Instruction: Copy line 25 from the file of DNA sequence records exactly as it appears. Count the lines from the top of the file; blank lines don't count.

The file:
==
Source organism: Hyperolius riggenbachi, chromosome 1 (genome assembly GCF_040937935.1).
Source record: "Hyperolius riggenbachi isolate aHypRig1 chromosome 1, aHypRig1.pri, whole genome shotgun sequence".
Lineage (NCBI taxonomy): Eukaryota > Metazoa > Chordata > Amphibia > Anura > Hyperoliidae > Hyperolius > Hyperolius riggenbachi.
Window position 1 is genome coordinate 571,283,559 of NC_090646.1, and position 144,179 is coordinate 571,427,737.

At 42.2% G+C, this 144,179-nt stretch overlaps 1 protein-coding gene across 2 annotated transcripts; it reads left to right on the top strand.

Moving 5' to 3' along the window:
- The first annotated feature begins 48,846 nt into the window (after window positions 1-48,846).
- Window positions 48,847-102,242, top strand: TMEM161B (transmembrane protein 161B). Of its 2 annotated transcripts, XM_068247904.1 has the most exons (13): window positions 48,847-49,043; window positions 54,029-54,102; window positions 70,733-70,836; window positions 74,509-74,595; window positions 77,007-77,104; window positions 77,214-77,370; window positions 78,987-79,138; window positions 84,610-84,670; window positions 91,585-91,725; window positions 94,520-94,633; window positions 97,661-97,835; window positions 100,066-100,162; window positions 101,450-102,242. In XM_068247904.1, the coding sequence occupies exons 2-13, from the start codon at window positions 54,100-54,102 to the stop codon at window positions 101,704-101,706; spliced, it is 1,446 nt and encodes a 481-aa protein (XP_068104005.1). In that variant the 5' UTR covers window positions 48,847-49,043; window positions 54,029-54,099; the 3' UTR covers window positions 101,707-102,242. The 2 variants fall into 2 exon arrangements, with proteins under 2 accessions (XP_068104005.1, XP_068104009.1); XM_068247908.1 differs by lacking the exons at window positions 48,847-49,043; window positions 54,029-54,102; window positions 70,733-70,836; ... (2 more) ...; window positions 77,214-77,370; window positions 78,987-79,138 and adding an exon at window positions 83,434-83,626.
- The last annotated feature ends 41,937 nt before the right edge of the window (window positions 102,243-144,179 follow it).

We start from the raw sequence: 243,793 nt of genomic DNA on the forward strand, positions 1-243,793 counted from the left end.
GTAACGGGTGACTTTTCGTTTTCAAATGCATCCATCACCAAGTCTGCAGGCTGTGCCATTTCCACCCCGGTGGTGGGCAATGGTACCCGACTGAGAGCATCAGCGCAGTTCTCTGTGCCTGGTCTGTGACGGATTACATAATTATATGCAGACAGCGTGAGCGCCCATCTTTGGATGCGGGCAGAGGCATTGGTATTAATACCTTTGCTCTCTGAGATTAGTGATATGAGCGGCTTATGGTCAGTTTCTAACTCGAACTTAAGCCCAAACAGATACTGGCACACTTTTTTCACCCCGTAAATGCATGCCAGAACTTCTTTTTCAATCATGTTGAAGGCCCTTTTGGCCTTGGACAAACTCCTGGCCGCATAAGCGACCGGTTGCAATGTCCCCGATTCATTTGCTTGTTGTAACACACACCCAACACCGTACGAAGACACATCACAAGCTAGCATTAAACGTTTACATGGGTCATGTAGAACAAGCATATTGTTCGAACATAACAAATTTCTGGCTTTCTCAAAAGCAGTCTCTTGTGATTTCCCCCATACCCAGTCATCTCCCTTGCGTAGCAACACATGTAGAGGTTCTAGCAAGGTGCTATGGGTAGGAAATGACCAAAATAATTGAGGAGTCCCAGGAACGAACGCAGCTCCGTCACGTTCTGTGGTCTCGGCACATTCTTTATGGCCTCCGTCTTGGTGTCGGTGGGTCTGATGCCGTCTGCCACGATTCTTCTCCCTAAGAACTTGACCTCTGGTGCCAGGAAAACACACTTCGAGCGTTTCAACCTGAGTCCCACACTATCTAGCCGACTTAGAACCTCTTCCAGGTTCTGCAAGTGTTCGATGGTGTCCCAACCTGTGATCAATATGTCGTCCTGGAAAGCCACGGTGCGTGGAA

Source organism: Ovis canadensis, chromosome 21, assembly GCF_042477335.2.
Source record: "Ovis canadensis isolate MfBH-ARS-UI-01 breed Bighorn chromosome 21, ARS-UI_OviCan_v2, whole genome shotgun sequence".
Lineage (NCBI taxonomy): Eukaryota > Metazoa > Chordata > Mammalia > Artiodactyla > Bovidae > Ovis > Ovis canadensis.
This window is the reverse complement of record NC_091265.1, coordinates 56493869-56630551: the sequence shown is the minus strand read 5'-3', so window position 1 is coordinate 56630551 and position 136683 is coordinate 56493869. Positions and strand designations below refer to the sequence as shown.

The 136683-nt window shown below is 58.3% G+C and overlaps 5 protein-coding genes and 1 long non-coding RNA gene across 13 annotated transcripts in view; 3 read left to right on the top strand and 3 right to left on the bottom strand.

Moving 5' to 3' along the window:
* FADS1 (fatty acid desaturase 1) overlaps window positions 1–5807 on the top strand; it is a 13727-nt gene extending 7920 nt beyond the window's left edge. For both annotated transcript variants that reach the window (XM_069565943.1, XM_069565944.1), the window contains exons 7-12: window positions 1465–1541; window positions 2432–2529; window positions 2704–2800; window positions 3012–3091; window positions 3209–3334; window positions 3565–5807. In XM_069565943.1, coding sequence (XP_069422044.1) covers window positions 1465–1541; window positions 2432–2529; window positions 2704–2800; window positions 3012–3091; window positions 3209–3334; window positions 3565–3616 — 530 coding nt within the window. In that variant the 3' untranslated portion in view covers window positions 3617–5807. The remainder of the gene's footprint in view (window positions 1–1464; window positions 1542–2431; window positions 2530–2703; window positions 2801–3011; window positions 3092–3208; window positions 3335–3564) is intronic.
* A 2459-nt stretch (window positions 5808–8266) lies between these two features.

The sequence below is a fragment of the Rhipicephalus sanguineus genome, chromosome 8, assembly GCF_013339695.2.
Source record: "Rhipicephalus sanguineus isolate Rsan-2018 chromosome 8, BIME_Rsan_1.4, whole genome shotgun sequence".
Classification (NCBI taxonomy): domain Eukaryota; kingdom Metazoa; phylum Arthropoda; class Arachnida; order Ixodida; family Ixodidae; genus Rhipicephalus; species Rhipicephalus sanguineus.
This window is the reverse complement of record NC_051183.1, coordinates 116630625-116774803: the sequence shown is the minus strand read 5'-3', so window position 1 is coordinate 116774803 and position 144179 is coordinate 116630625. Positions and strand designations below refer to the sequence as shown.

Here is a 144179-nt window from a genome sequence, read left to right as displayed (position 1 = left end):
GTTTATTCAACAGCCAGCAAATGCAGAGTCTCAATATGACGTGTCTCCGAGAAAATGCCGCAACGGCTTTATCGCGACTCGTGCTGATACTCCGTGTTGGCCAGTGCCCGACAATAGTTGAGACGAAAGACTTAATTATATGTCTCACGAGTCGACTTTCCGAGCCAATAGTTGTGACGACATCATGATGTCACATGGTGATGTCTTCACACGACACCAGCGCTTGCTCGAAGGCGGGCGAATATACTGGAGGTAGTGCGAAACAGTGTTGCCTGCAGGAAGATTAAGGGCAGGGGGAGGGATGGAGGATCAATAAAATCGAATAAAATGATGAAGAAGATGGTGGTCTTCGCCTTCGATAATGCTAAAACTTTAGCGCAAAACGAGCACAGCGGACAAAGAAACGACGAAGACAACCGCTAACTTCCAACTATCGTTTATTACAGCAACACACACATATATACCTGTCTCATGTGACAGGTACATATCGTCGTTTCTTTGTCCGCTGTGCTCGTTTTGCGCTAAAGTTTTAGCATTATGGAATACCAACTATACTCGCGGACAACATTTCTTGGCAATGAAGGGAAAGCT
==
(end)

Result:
GTTTATTCAACAGCCAGCAAATGCAGAGTCTCAATATGACGTGTCTCCGAGAAAATGCCGCAACGGCTTTATCGCGACTCGTGCTGATACTCCGTGTTGGCCAGTGCCCGACAATAGTTGAGACGAAAGACTTAATTATATGTCTCACGAGTCGACTTTCCGAGCCAATAGTTGTGACGACATCATGATGTCACATGGTGATGTCTTCACACGACACCAGCGCTTGCTCGAAGGCGGGCGAATATACTGGAGGTAGTGCGAAACAGTGTTGCCTGCAGGAAGATTAAGGGCAGGGGGAGGGATGGAGGATCAATAAAATCGAATAAAATGATGAAGAAGATGGTGGTCTTCGCCTTCGATAATGCTAAAACTTTAGCGCAAAACGAGCACAGCGGACAAAGAAACGACGAAGACAACCGCTAACTTCCAACTATCGTTTATTACAGCAACACACACATATATACCTGTCTCATGTGACAGGTACATATCGTCGTTTCTTTGTCCGCTGTGCTCGTTTTGCGCTAAAGTTTTAGCATTATGGAATACCAACTATACTCGCGGACAACATTTCTTGGCAATGAAGGGAAAGCT